Volvo introduced car tech you're probably using today...
When you think of tech innovators in the auto industry, you might think of Tesla, Toyota or General Motors. However, Swedish car manufacturer Volvo has actually been credited with introducing many industry-first features over the years, especially when it comes to safety.
In fact, you've probably used at least one of them already today.
Another child safety feature pioneered by Volvo? The built-in booster seat. The first of these bigger-kid seats was introduced in 1990, and an updated adjustable version became an option in its 2007 models.
At the 2013 Geneva Auto Show, Volvo introduced cyclist detection with full automatic braking. The technology, which uses a radar unit to detect cyclists and pedestrians, was available in seven Volvo models by mid-May of 2013.
At the 2018 Beijing Auto Show, Volvo debuted its S90 Ambience Concept car, which featured a few industry-first tech features.
The Ambience, designed as a three-seat luxury vehicle for chauffeured passengers, has a projected video scene on the ceiling of the car, designed to look like what you'd see out of a sun (or moon) roof.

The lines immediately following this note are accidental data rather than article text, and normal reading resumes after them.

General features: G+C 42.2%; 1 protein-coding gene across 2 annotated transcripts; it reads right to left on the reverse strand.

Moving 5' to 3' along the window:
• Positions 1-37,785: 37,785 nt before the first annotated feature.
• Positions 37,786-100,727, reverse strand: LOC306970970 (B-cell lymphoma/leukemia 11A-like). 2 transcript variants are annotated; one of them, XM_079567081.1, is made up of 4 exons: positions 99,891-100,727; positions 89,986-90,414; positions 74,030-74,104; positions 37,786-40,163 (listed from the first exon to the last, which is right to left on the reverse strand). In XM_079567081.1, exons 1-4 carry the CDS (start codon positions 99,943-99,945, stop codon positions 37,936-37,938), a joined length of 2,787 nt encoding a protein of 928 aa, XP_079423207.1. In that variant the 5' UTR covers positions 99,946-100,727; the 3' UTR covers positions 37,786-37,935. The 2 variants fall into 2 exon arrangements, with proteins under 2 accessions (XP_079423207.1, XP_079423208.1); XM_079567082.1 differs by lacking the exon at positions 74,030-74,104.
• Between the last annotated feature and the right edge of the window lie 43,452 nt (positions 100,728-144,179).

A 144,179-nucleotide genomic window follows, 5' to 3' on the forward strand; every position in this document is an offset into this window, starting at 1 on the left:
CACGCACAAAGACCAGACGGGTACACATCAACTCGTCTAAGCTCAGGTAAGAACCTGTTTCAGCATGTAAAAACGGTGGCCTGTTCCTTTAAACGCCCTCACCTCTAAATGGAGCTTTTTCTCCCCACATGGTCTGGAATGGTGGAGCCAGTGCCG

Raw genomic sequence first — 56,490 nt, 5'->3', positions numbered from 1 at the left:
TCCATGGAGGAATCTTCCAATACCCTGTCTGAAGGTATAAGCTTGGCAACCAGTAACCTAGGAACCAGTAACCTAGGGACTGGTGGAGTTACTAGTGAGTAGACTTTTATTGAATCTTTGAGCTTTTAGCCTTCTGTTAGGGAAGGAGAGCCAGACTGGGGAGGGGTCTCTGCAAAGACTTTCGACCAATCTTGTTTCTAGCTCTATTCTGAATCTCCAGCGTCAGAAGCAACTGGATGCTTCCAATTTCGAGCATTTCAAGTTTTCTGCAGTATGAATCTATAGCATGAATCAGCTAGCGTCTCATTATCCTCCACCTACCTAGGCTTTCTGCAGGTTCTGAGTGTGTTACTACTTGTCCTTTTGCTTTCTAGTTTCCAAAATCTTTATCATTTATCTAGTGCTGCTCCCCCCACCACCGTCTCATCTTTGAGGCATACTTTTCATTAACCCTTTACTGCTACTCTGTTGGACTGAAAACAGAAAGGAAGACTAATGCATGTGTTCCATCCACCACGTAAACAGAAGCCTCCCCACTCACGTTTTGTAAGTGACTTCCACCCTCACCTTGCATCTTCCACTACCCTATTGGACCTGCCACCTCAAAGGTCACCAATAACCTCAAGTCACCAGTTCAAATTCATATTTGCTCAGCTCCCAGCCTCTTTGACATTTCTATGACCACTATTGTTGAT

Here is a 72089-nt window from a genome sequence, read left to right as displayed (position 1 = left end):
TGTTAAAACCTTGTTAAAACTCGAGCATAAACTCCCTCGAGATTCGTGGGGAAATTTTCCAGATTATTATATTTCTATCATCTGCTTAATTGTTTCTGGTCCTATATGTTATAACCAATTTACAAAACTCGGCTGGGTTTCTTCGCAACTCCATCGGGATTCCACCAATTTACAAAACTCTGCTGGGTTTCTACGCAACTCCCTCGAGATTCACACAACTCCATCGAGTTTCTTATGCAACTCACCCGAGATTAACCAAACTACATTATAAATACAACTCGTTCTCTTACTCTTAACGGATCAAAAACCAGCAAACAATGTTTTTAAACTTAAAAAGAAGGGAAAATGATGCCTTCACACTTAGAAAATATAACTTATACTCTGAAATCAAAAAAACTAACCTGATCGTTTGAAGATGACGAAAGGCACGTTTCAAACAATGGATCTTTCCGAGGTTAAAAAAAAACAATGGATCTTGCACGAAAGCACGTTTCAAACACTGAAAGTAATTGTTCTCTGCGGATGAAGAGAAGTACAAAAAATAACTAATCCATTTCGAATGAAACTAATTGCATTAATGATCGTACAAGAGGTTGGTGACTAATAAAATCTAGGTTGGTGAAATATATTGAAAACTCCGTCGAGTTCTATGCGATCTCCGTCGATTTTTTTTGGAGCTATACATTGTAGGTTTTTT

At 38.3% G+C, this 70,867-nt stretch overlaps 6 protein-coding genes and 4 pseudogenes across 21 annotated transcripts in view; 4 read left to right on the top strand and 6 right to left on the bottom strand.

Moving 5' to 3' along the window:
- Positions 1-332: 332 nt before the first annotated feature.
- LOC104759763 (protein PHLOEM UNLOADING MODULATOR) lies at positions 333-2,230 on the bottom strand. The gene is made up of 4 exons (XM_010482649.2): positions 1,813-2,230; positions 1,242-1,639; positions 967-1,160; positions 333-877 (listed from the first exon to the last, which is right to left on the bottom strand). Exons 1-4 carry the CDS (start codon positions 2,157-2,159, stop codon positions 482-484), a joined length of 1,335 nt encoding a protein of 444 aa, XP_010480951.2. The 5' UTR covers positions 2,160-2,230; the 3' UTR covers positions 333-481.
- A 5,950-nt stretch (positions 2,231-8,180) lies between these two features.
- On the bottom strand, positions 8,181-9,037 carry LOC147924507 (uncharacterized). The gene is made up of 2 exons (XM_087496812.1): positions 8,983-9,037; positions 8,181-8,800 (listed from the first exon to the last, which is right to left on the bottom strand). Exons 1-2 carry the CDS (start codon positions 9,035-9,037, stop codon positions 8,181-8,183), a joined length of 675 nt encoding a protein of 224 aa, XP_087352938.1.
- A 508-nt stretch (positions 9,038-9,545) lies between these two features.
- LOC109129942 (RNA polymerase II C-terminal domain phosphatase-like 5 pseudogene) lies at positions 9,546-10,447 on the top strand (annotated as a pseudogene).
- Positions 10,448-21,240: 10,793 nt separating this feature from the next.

And because the experience wouldn't be complete without audio, the rear seats have speakers in the headrests that play corresponding ambient sounds, like a breeze through the trees or the sound of falling rain.
The 2014 XC90 included industry-first tech in the driver and passenger seats designed to keep occupants firmly inside a car, even if an accident or loss of control pulls the car off the road and into a ditch.
The engineering of the earliest rear-facing child safety seat was actually inspired by astronaut seats in early space shuttles. This seat design was introduced by Volvo in 1972 in the popular Volvo Amazon.
Volvo first introduced its Blind Spot Information System in 2003. A warning lamp lights up near a door mirror whenever another vehicle enters the Volvo's blind spot. The tech has seen increasing use ever since the release.
The Side Impact Protection System uses energy-absorbing materials in the doors and frame to distribute the force of a side impact across the side of the car. This tech was introduced in 1991 in Volvo's 700 and 900 models.